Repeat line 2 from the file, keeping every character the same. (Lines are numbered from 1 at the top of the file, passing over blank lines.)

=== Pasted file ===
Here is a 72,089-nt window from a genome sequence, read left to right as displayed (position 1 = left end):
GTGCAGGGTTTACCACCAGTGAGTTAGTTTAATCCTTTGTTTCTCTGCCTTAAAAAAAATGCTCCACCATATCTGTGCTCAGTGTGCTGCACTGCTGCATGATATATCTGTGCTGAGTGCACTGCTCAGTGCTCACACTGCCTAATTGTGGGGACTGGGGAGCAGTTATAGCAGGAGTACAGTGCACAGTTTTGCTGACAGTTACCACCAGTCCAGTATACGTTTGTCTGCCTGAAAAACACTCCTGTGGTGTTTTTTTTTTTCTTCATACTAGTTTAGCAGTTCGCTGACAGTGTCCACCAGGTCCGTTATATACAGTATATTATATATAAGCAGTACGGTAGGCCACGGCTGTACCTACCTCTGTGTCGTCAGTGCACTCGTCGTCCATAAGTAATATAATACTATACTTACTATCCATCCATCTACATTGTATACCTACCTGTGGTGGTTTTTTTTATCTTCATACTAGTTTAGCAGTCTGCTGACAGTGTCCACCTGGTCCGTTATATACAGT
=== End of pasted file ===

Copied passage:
GTGCAGGGTTTACCACCAGTGAGTTAGTTTAATCCTTTGTTTCTCTGCCTTAAAAAAAATGCTCCACCATATCTGTGCTCAGTGTGCTGCACTGCTGCATGATATATCTGTGCTGAGTGCACTGCTCAGTGCTCACACTGCCTAATTGTGGGGACTGGGGAGCAGTTATAGCAGGAGTACAGTGCACAGTTTTGCTGACAGTTACCACCAGTCCAGTATACGTTTGTCTGCCTGAAAAACACTCCTGTGGTGTTTTTTTTTTTCTTCATACTAGTTTAGCAGTTCGCTGACAGTGTCCACCAGGTCCGTTATATACAGTATATTATATATAAGCAGTACGGTAGGCCACGGCTGTACCTACCTCTGTGTCGTCAGTGCACTCGTCGTCCATAAGTAATATAATACTATACTTACTATCCATCCATCTACATTGTATACCTACCTGTGGTGGTTTTTTTTATCTTCATACTAGTTTAGCAGTCTGCTGACAGTGTCCACCTGGTCCGTTATATACAGT